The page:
Historic Hindsight

The western mill villages

Don D'Amato
Posted 7/27/11

While so many people are fully aware of the contribution of Samuel Slater and the Slater Mill in Pawtucket, so much of the real changes in lifestyle occurred in the western mill villages of Warwick. …

This item is available in full to subscribers.

Please log in to continue

Log in
Historic Hindsight

The western mill villages


While so many people are fully aware of the contribution of Samuel Slater and the Slater Mill in Pawtucket, so much of the real changes in lifestyle occurred in the western mill villages of Warwick.

On Oct. 3, 1794, shortly after Slater and Moses Brown demonstrated that textiles could be successfully produced in America, a company was organized to manufacture cotton by machinery. The site selected for this was on land in Centreville, once known as “Beaver Dam,” which was owned by Job Greene, who operated a very successful gristmill and sawmill there.

By 1807 Almy and Brown had purchased additional land and all of Job Greene’s rights to the spinning mill and erected a second mill on the east side of the river. This new mill was called the Warwick Manufacturing Company. The mill was originally painted green and became known as the “green mill.”

Shortly after the mill was established at Centreville, the Rhodes family in Pawtuxet became interested in the new industry. Robert Rhodes and his sons had been very successful in the “coastal trade” and by the turn of the century expanded into other areas. Starting with a small gable-roofed mill, built south of the Pawtuxet Bridge, Christopher and William Rhodes made their successful entry into the textile industry. These brothers formed the C & W Rhodes Manufacturing Company and, in 1810, built a three-story mill on the northwest side of the bridge. This company was one of the first to manufacture broadcloth, and O.P. Fuller tells us that this venture “succeeded so well that the brothers extended their business to Natick.”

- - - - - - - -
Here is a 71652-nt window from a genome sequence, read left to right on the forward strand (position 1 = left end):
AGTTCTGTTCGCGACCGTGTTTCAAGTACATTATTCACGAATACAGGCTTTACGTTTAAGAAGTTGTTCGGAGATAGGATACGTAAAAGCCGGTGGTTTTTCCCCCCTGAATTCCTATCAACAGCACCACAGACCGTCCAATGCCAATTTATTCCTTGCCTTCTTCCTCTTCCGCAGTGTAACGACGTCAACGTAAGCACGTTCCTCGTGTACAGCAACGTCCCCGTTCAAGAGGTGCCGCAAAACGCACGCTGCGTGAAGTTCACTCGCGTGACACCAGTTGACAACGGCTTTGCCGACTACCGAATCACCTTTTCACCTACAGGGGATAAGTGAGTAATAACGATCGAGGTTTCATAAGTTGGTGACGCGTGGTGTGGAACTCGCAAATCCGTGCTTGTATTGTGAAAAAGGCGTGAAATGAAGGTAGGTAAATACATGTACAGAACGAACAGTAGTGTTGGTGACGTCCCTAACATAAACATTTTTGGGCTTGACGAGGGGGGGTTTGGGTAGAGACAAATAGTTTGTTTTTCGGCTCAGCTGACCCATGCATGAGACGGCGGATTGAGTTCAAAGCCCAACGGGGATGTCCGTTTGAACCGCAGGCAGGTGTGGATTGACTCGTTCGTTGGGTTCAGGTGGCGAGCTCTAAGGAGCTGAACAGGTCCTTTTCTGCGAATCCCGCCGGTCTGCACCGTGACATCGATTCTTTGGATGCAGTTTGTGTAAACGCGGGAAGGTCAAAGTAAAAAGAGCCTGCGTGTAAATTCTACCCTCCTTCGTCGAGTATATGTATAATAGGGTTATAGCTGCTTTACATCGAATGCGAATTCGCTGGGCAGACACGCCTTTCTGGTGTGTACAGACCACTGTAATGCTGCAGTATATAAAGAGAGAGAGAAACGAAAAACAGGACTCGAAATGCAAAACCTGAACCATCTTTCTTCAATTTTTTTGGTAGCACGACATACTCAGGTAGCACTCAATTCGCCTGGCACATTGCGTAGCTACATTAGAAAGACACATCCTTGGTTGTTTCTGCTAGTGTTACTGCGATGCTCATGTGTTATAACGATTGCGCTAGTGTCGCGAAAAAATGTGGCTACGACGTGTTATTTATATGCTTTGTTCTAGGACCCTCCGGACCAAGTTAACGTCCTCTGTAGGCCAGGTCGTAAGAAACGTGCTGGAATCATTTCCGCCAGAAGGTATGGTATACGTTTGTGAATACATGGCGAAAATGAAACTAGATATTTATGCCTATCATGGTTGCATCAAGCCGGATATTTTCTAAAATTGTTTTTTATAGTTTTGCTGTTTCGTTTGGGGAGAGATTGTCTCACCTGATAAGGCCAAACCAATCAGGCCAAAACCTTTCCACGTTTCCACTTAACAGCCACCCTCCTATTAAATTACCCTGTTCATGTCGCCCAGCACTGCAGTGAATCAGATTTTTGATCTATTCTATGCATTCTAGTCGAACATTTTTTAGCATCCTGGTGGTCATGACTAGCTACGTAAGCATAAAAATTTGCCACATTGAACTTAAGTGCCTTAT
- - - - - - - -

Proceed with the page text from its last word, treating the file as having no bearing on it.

By 1819 three companies were organized and a number of mills were built. In 1821 William Sprague of Cranston purchased two mills in Natick and brought what was to become one of the state’s most significant textile families to Warwick. In 1852 the Spragues added to their interests in Natick by purchasing the Rhodes’ holding there for $55,000.

The obvious advantages of the waterpower of the Pawtuxet River prompted the building of even more mills in Warwick’s western section. In 1809 a partnership called the Lippitt Manufacturing Company invested $40,000 in the purchase of land and the erection of a mill close to the village of Phenix. The Lippitt Mill, near the intersection of present-day Main and Wakefield Streets in West Warwick, proved to be one of the few wooden mills to survive in Rhode Island.

While there were several houses and a small store in Lippitt early in the century, the village was regarded as part of the larger one at Phenix. The Roger Williams Manufacturing Company was built in that village at the northwestern corner of western Warwick, In 1810-11 the Roger William Company built a dam across the river, several tenement houses and a wooden mill.

Within the first two decades of the 19th century, several other villages appeared in western Warwick. In Crompton, the southernmost village in the western area of the town, eight men formed what was known as the Providence Manufacturing Company and in 1807 built what is said to have been the first stone cotton mill in the state.

In 1813, on the south branch of the Pawtuxet River, not far form where it joins the north branch, Dr. Stephen Harris and Dr. Sylvester Knight decided to give up the medical profession and enter into cotton manufacturing with Harris’ father-in-law, James Greene.

In 1816 the mill failed and there was a change in ownership, which resulted in Dr. Harris taking control. Harris was very successful, and by 1832 was operating one of the seven largest cotton mill in the state.


No comments on this item Please log in to comment by clicking here